Sky pay lip service to our game. 30 minute preview shows if we’re lucky.
Pundits who appear to be watching teams play for the first time and who barely know the players involved.
It’s extremely poor.
BBC Radio Scotland are little better. Don’t get me started on trying to find Scottish Football news on the BBC website.
A lot of it comes down to the TV deal we keep signing up to.
Our clubs are each getting a couple of million per season from broadcast revenue.
For that, Sky then broadcasts a very limited number of our games. No wonder everyone is so ill informed about the teams and players in our game.
Scottish Football should in my opinion be a league that develops and sells on future stars to richer leagues.
We are well positioned to do just that.
We’ve the richest league in the world on our doorstep.
Four leagues who have restrictions on work permits that we don’t have and are actively looking to bring in talent from Scotland as a result.
Not only that, more recently Italian scouts are now monitoring our players. Josh Doig, Aaron Hickey (now at Brentford) and Lewis Ferguson have all excelled in Serie A.
I think the focus should be on getting as many people to watch our games as possible. Making it as available as possible.
Promoting the positive things happening in our game far better than is happening just now. Even if that reduces the value of the overall TV deal.
The “big” games will guarantee a base amount even allowing for radical changes to the deal.
There is of course a limit as to what viewing numbers we can expect a league such as ours to attract. However, there are opportunities around sponsorship and advertising that would surely increase in value if the games were more readily available.
I’ll never understand the argument the Hibs Chairman Ron Gordon made when the announcement was made about the new deal.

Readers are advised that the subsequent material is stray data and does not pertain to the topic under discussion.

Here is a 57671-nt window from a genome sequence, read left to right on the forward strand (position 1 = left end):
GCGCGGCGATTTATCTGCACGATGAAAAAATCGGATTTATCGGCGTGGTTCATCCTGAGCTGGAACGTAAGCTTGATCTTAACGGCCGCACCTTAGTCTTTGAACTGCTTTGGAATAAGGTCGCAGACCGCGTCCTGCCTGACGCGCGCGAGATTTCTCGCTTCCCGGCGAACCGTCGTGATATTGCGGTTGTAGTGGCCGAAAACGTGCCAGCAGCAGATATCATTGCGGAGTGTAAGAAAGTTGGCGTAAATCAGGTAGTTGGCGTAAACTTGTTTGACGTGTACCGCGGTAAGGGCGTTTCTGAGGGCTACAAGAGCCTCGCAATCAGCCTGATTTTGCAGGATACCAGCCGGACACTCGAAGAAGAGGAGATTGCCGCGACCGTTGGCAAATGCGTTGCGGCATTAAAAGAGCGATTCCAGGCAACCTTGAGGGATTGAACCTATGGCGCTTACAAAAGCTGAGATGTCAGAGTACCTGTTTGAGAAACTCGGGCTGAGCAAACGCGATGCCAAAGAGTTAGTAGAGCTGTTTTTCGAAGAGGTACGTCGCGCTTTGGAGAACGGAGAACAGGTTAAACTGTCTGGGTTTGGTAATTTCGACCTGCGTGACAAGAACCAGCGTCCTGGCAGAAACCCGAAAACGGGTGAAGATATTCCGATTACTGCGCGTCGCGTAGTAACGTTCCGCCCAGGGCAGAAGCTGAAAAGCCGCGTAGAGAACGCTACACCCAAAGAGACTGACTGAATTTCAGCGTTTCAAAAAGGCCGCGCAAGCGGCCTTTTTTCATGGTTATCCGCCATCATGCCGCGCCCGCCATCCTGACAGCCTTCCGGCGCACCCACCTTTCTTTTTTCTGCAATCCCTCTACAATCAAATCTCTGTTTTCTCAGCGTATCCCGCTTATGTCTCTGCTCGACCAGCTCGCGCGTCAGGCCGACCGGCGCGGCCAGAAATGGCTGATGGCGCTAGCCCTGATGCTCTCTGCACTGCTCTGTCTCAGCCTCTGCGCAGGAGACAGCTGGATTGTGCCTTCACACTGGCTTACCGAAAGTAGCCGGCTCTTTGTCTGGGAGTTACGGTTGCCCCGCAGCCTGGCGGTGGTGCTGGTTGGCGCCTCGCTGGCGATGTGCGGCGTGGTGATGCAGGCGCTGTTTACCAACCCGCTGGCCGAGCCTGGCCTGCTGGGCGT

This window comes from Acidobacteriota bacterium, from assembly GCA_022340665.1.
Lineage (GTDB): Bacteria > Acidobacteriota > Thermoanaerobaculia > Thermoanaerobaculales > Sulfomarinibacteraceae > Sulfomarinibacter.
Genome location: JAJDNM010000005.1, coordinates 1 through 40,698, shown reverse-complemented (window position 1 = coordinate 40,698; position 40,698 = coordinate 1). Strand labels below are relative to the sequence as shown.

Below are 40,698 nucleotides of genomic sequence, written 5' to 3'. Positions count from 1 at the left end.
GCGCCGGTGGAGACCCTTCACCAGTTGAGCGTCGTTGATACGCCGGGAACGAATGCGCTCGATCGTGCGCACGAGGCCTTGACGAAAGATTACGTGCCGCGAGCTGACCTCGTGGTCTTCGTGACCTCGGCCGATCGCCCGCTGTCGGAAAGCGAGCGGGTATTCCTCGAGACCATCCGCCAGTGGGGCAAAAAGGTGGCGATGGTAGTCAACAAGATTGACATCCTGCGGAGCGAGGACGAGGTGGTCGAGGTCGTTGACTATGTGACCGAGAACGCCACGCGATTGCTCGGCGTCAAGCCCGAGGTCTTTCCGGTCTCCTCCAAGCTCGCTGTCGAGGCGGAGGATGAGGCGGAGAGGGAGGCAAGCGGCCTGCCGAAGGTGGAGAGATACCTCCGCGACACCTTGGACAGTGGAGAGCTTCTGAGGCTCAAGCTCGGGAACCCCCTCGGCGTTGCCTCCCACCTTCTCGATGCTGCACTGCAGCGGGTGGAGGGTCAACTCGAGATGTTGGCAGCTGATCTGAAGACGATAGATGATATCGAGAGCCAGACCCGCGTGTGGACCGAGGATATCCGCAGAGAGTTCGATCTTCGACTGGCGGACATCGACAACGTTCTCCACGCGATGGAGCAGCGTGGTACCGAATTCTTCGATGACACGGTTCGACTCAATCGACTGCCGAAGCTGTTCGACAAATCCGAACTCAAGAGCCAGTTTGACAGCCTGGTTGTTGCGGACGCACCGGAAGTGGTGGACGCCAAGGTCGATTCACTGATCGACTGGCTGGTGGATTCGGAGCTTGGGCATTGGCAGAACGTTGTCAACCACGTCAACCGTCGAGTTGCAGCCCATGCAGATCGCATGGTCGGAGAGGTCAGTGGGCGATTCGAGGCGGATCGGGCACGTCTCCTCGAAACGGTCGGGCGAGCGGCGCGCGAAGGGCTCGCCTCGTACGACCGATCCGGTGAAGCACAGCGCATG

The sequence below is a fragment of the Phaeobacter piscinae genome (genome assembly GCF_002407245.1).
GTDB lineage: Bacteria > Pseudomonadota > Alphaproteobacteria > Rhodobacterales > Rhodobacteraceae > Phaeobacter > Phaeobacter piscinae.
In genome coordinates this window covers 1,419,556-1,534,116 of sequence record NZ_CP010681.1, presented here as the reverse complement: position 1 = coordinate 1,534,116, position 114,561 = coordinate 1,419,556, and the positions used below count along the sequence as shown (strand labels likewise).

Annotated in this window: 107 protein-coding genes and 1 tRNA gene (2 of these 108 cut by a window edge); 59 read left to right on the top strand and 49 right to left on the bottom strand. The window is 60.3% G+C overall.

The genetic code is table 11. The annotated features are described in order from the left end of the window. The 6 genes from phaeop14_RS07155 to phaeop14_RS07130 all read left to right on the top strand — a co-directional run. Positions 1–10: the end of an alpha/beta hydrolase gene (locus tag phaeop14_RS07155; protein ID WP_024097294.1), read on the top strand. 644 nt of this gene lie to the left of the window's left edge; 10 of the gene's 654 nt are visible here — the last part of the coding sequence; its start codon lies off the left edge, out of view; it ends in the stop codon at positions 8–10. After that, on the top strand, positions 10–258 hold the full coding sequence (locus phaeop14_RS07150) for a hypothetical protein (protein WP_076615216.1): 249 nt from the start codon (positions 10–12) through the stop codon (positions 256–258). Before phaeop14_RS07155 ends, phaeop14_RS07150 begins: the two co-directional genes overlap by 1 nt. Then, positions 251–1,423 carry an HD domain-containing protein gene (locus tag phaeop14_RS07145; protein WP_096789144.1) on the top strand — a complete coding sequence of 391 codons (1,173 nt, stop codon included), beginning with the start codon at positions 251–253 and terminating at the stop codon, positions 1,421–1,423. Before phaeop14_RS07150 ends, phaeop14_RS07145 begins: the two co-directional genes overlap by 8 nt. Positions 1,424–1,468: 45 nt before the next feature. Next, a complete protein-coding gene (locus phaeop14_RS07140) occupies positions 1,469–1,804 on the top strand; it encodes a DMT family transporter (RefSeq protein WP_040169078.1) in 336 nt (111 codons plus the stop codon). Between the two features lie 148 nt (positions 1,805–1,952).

He was positively delighted that they had managed to keep the number of games being broadcast down. It was as if he failed to understand that fans PREFER to go to see their team live.
Take yesterdays Celtic vs Morton game. It was live on the BBC for free (presuming you’ve paid your TV licence….).
Morton – currently in the Scottish Championship – added to an already healthy crowd by bringing over 2,000 fans to the game.
In January. In the middle of a cost of living crisis. It simply doesn’t add up. And all credit to the Morton fans for backing their team in such volume.
I’d like a proper discussion to take place with REAL analysis into what is best for our games long term health.
Hiding it away from the world at the mercy of Sky “potentially” choosing to show more games doesn’t sound like a good idea to me.
The other thing I’d like a serious discussion on is league reconstruction.
We often hear about why clubs fail to offer serious competition to our games big two.
In fact, we’re currently hearing from the new manager of Rangers suggesting that they also aren’t able to compete due to finances.
I’m not suggesting Celtic having more money isn’t an advantage. Of course it is.
What I’d argue is whether ANY club in Scotland including Celtic is punching their weight given the resources available.
Celtic are making strides towards maximising our resources but I think we are still years away from where we can be.
There are clubs Celtic have been facing regularly from across Europe who have budgets similar to the fourth and fifth placed sides in the Scottish Premiership, yet they find themselves streets ahead of their Scottish counterparts.
I think much of this is a direct result of our league structure.
We regularly see our clubs use their budgets to bring in quick fixes rather than focus on development of styles of play and youth footballers.
I expect its largely due to the jeopardy of relegation more than any other reason.
I’ve heard the argument about reducing the number of full time teams. About trying to condense quality of the sides into a smaller set of leagues. I think that’s counter productive and we’ve tried that for far too long now.
Its clearly not working.
There are opportunities to include B teams into the Scottish Football pyramid to provide better quality learning opportunities for the best young talent in the league.